St. George’s Federal-style square building with clear glass windows was completed and consecrated in 1819. Today the four windows closest to Grand Street are the clear originals. The iron fence shown here was purchased from Trinity Church in New York City. In 1835 the sanctuary was enlarged and the bell tower was added. The bell was installed in 1836 and a new one was added in 1849.
As you enter and look down the center aisle of the nave, you see the reredos behind the altar, brought to life by the stained glass triptych of Jesus’ ascension, and flanked by stained glass angel windows on each side. The silver sanctuary vigil lamp burns continuously – with the exception of Good Friday – to show the presence of Christ in the symbols of the consecrated bread and wine of the Last Supper.
The rest of the nave is infused with the light that streams through the five jewel-toned and opalescent stained glass windows, two of which are attributed to the Tiffany Studio. Restored in 1998, their colors are now as vivid as they were when they were installed over a century ago.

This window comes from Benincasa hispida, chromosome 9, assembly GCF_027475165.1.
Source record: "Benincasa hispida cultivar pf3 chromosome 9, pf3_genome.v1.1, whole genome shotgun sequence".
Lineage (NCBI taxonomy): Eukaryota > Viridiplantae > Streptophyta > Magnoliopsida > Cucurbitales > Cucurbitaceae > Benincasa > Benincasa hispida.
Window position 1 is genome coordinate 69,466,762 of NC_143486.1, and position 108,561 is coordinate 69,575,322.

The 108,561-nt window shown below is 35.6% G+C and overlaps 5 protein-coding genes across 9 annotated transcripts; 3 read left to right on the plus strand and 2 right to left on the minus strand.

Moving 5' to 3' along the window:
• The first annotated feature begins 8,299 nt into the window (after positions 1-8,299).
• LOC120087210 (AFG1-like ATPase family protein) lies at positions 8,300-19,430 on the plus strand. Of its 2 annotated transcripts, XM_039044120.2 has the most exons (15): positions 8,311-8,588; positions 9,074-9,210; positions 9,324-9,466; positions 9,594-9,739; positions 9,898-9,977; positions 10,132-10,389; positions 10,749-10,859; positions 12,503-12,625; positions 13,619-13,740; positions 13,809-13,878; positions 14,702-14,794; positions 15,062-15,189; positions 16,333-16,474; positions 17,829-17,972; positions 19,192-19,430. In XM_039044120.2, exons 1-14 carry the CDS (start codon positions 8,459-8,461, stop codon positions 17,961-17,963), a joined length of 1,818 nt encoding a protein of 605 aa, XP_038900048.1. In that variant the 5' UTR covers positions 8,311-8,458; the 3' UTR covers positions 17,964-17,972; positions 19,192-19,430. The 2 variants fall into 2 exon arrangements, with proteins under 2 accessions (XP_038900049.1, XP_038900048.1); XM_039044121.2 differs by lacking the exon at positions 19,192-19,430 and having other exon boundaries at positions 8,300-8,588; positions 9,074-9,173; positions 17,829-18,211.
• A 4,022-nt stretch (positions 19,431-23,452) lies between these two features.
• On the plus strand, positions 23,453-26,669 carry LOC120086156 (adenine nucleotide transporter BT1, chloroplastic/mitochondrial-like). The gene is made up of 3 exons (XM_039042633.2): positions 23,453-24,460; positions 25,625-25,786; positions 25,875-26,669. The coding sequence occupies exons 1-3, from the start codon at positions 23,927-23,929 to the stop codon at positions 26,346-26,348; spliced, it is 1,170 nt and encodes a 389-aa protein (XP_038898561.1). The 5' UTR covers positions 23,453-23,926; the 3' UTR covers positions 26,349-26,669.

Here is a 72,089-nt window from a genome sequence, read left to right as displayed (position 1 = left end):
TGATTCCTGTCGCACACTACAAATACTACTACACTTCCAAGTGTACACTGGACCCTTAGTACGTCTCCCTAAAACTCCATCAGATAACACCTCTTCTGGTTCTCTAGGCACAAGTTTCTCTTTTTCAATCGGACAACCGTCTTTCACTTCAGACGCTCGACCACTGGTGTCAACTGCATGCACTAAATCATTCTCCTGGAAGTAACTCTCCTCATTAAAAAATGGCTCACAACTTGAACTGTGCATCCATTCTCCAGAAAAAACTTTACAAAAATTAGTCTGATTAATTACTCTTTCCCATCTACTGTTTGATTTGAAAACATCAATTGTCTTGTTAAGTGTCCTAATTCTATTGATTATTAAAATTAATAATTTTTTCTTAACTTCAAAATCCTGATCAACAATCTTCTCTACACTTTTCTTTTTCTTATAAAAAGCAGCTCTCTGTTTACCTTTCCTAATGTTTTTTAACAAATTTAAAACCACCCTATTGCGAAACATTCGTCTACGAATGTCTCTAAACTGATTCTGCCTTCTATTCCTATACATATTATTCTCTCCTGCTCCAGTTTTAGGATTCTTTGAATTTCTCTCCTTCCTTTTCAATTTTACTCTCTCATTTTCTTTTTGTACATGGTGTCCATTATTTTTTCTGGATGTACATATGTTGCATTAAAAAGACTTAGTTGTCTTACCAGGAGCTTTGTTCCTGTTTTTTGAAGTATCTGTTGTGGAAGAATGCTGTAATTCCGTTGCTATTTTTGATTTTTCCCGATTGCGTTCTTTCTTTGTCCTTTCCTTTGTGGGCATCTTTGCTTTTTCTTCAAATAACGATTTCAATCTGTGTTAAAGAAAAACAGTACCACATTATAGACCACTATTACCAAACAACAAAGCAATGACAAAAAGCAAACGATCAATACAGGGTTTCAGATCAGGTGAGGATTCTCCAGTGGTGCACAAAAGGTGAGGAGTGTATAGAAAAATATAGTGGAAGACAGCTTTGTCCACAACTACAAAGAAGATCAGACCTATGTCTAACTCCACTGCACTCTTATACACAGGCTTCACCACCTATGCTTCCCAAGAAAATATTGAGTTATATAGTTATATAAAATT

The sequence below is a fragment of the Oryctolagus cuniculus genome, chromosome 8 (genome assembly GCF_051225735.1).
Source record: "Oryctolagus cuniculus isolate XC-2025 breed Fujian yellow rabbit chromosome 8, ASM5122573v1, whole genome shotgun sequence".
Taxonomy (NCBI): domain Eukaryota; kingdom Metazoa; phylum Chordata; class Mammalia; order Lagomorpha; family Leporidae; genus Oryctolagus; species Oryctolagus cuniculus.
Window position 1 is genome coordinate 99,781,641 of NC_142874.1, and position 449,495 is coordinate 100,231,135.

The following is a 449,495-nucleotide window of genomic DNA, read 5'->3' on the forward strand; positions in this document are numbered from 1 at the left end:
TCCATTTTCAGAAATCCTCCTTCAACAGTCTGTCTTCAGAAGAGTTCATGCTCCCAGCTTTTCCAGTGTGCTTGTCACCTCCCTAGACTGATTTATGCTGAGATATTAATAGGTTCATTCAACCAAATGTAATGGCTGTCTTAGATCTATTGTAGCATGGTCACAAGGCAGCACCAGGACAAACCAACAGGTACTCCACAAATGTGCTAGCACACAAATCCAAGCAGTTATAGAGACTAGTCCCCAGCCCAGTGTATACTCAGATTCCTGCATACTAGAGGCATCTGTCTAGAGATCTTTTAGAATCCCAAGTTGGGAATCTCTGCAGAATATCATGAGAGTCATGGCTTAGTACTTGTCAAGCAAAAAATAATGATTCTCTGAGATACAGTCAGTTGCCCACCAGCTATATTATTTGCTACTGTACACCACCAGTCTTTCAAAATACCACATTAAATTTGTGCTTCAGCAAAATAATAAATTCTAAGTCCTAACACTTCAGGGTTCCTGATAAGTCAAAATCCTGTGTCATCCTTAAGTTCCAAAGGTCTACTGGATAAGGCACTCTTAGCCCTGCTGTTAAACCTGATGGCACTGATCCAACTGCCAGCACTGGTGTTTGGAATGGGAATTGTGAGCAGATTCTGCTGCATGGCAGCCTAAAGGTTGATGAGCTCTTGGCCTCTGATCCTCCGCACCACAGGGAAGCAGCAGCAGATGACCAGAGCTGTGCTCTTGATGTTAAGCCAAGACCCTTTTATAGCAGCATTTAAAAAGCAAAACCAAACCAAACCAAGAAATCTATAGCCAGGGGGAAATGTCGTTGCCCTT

The Chapel of St. Paul, located between the main sanctuary and the John Brown fellowship room, is adorned with more stained glass windows depicting Christ the King and a number of saints. They were a gift to St. George’s from the former St. Paul’s Church, which had been located two blocks north on Grand Street.
In 1966, two crystal chandeliers were added to the sanctuary ceiling and a new Gress-Miles organ was installed in the east gallery. The organ contains 19 voices, 27 ranks and 1552 pedals. A Baldwin piano also complements worship and public concerts made popular by St. George’s excellent acoustics.
The Columbarium, which offers a sacred final resting place for cremains of loved ones, is the newest addition to St. George’s building. It is appropriately located just beyond the baptismal font where so many have begun their spiritual journeys.